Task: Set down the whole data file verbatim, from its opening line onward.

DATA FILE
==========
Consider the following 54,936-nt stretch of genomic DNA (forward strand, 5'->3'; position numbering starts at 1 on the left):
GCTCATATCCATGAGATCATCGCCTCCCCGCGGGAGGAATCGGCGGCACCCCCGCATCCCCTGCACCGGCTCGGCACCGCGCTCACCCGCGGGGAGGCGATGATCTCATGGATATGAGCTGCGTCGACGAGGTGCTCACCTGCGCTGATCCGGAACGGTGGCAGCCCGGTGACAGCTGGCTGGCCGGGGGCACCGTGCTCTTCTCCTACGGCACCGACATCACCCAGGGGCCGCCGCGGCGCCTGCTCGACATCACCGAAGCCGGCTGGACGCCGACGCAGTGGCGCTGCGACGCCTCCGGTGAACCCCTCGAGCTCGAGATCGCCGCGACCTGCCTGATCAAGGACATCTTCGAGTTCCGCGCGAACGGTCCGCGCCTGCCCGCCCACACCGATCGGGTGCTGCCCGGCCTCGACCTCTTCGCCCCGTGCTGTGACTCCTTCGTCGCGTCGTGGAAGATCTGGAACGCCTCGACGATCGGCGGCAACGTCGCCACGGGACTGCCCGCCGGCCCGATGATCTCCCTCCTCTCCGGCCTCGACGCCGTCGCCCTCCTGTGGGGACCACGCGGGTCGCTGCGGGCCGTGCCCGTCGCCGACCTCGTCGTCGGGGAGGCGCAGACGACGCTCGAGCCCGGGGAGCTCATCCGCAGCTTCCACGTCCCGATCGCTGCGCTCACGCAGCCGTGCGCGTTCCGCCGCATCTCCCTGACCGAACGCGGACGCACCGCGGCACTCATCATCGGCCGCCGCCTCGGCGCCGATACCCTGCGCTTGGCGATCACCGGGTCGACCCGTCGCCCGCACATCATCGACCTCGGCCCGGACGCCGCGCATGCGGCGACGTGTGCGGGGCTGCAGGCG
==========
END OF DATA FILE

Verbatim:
Consider the following 54,936-nt stretch of genomic DNA (forward strand, 5'->3'; position numbering starts at 1 on the left):
GCTCATATCCATGAGATCATCGCCTCCCCGCGGGAGGAATCGGCGGCACCCCCGCATCCCCTGCACCGGCTCGGCACCGCGCTCACCCGCGGGGAGGCGATGATCTCATGGATATGAGCTGCGTCGACGAGGTGCTCACCTGCGCTGATCCGGAACGGTGGCAGCCCGGTGACAGCTGGCTGGCCGGGGGCACCGTGCTCTTCTCCTACGGCACCGACATCACCCAGGGGCCGCCGCGGCGCCTGCTCGACATCACCGAAGCCGGCTGGACGCCGACGCAGTGGCGCTGCGACGCCTCCGGTGAACCCCTCGAGCTCGAGATCGCCGCGACCTGCCTGATCAAGGACATCTTCGAGTTCCGCGCGAACGGTCCGCGCCTGCCCGCCCACACCGATCGGGTGCTGCCCGGCCTCGACCTCTTCGCCCCGTGCTGTGACTCCTTCGTCGCGTCGTGGAAGATCTGGAACGCCTCGACGATCGGCGGCAACGTCGCCACGGGACTGCCCGCCGGCCCGATGATCTCCCTCCTCTCCGGCCTCGACGCCGTCGCCCTCCTGTGGGGACCACGCGGGTCGCTGCGGGCCGTGCCCGTCGCCGACCTCGTCGTCGGGGAGGCGCAGACGACGCTCGAGCCCGGGGAGCTCATCCGCAGCTTCCACGTCCCGATCGCTGCGCTCACGCAGCCGTGCGCGTTCCGCCGCATCTCCCTGACCGAACGCGGACGCACCGCGGCACTCATCATCGGCCGCCGCCTCGGCGCCGATACCCTGCGCTTGGCGATCACCGGGTCGACCCGTCGCCCGCACATCATCGACCTCGGCCCGGACGCCGCGCATGCGGCGACGTGTGCGGGGCTGCAGGCG